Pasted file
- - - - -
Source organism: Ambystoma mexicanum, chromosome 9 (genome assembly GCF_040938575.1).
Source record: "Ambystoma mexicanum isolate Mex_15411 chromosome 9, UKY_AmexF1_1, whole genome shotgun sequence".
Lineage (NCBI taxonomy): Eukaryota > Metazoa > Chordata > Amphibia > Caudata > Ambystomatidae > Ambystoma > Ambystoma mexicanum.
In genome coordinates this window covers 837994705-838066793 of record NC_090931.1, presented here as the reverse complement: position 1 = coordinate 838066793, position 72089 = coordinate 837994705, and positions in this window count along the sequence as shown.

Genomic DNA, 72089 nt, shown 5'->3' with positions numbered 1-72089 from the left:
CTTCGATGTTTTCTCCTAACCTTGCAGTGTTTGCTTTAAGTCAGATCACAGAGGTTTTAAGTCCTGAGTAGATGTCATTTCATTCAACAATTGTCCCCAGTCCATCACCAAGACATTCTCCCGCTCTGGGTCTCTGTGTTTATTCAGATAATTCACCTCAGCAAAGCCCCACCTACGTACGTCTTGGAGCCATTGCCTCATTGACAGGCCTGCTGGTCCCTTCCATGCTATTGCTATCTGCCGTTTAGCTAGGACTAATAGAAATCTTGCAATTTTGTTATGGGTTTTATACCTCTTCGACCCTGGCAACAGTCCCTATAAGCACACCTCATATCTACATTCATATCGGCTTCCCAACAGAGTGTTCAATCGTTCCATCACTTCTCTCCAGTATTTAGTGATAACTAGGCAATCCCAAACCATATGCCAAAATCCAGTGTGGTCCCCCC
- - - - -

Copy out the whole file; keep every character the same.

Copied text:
Source organism: Ambystoma mexicanum, chromosome 9 (genome assembly GCF_040938575.1).
Source record: "Ambystoma mexicanum isolate Mex_15411 chromosome 9, UKY_AmexF1_1, whole genome shotgun sequence".
Lineage (NCBI taxonomy): Eukaryota > Metazoa > Chordata > Amphibia > Caudata > Ambystomatidae > Ambystoma > Ambystoma mexicanum.
In genome coordinates this window covers 837994705-838066793 of record NC_090931.1, presented here as the reverse complement: position 1 = coordinate 838066793, position 72089 = coordinate 837994705, and positions in this window count along the sequence as shown.

Genomic DNA, 72089 nt, shown 5'->3' with positions numbered 1-72089 from the left:
CTTCGATGTTTTCTCCTAACCTTGCAGTGTTTGCTTTAAGTCAGATCACAGAGGTTTTAAGTCCTGAGTAGATGTCATTTCATTCAACAATTGTCCCCAGTCCATCACCAAGACATTCTCCCGCTCTGGGTCTCTGTGTTTATTCAGATAATTCACCTCAGCAAAGCCCCACCTACGTACGTCTTGGAGCCATTGCCTCATTGACAGGCCTGCTGGTCCCTTCCATGCTATTGCTATCTGCCGTTTAGCTAGGACTAATAGAAATCTTGCAATTTTGTTATGGGTTTTATACCTCTTCGACCCTGGCAACAGTCCCTATAAGCACACCTCATATCTACATTCATATCGGCTTCCCAACAGAGTGTTCAATCGTTCCATCACTTCTCTCCAGTATTTAGTGATAACTAGGCAATCCCAAACCATATGCCAAAATCCAGTGTGGTCCCCCC